Series Review – Seven Deadly Sins

Written by Bananaowns

Images courtesy of Netflix, A-1 Pictures and Aniplex

When it comes to determining the overall quality of an anime, Shonen shows typically face an uphill battle. Hearing the term Shonen quickly brings up images of the many long-running series such as Naruto and One Piece. These series are absolute behemoths in size, with episode counts in the hundreds. Huge episode lists typically possess a significant number of drawbacks, namely in the pacing and animation quality. Pacing could be slowed down by filler arcs, while the struggle to produce episodes typically results in sloppy animation. This can cast a negative light on any series that considers itself strictly Shonen. The show I am reviewing today is a Shonen show, but one that manages to overcome the obstacles this. The Seven Deadly Sins is a rare Shonen show with excellent pacing and animation quality. In terms of production it reminds me of Magi, where the manga is currently ongoing, but the anime perfectly adapts the source material. Considering The Seven Deadly Sins is getting a second season, this comparison is even more appropriate. Why is this show so great? I’m Bananaowns and this is an Otaku Youth Anime review.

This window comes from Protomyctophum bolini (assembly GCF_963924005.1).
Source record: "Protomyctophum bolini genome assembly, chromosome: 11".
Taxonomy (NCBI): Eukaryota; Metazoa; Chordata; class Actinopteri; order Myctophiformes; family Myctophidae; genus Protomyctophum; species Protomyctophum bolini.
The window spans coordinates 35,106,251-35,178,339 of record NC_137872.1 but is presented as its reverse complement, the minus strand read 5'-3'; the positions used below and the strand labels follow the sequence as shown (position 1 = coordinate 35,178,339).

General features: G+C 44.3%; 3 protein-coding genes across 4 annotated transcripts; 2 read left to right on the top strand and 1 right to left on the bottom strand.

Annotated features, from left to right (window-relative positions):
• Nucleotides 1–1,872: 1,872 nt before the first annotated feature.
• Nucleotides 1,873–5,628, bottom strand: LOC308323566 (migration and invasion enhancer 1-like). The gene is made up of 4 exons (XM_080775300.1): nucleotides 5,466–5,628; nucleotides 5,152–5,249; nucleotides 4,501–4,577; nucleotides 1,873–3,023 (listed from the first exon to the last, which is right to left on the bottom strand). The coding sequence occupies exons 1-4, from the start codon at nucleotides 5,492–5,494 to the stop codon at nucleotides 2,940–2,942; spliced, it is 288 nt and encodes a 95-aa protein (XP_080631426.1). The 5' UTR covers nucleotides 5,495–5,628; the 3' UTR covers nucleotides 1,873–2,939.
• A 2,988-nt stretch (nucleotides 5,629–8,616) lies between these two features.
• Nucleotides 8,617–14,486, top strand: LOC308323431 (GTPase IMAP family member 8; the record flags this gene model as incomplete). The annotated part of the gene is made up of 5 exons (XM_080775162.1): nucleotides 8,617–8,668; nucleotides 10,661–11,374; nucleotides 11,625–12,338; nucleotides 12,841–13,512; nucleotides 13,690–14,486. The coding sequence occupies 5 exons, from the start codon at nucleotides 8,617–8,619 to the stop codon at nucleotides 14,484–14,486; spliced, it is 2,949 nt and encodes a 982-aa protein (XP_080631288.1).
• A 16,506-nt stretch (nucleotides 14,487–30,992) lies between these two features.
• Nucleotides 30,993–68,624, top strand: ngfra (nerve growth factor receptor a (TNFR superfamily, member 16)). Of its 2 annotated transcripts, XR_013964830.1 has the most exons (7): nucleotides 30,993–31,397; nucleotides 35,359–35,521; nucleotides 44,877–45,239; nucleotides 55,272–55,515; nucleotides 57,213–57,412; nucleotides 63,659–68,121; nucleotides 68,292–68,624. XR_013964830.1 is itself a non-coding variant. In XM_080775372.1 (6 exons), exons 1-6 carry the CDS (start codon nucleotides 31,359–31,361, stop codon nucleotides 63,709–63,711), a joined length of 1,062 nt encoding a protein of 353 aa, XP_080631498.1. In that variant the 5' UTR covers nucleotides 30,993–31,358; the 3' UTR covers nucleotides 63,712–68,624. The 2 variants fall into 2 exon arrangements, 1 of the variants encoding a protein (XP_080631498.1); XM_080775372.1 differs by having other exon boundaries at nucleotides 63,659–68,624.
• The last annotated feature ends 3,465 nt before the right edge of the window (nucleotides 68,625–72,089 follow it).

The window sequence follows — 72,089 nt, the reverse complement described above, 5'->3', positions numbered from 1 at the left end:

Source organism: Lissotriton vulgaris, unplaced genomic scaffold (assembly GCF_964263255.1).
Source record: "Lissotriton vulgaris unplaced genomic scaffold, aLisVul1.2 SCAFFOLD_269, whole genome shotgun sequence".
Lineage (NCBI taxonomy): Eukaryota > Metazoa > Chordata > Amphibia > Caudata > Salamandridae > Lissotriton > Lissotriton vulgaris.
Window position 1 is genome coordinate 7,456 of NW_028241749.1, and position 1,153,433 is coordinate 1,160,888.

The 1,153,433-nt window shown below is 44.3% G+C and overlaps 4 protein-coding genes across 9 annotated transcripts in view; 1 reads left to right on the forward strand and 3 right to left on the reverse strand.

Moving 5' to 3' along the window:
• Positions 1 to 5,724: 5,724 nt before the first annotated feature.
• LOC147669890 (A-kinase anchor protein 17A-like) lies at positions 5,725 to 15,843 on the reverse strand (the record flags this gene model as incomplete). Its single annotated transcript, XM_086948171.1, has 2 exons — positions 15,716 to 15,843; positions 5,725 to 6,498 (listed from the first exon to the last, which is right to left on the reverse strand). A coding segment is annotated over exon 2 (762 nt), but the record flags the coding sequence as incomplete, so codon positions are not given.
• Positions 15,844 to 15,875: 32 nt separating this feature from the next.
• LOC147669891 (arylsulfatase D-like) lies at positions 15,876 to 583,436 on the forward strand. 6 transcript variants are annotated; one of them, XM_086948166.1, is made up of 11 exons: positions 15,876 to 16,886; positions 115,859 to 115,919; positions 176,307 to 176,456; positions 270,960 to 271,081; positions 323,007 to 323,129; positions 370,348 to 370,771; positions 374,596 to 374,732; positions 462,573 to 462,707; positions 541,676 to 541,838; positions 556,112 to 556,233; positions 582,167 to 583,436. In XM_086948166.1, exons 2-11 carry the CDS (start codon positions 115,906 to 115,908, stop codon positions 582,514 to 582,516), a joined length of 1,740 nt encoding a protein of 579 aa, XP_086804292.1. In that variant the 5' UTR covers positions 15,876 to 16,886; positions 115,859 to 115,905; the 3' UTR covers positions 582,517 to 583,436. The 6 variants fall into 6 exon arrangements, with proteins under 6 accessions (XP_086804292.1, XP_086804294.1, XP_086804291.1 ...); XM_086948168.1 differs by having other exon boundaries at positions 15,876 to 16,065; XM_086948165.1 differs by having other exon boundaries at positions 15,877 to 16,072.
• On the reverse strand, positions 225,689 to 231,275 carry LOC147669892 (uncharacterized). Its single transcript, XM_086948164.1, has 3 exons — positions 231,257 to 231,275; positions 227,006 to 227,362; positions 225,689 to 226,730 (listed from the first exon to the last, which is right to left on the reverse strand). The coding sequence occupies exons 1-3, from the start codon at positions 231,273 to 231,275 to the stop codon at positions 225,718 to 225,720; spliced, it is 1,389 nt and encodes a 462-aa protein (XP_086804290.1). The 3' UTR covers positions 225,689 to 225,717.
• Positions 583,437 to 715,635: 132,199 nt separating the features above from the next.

The series tells the story of the titular band of knights known as the Seven Deadly Sins. They were once an elite group of Holy Knights in the kingdom of Britannia, who disbanded after allegedly attempting to overthrow the kingdom. Ten years after this event, the Holy Knights carried out a coup d’état, becoming the new rulers of Britannia. The princess, Elizabeth, manages to escape and goes on a journey in search of the Seven Deadly Sins in order to save her kingdom.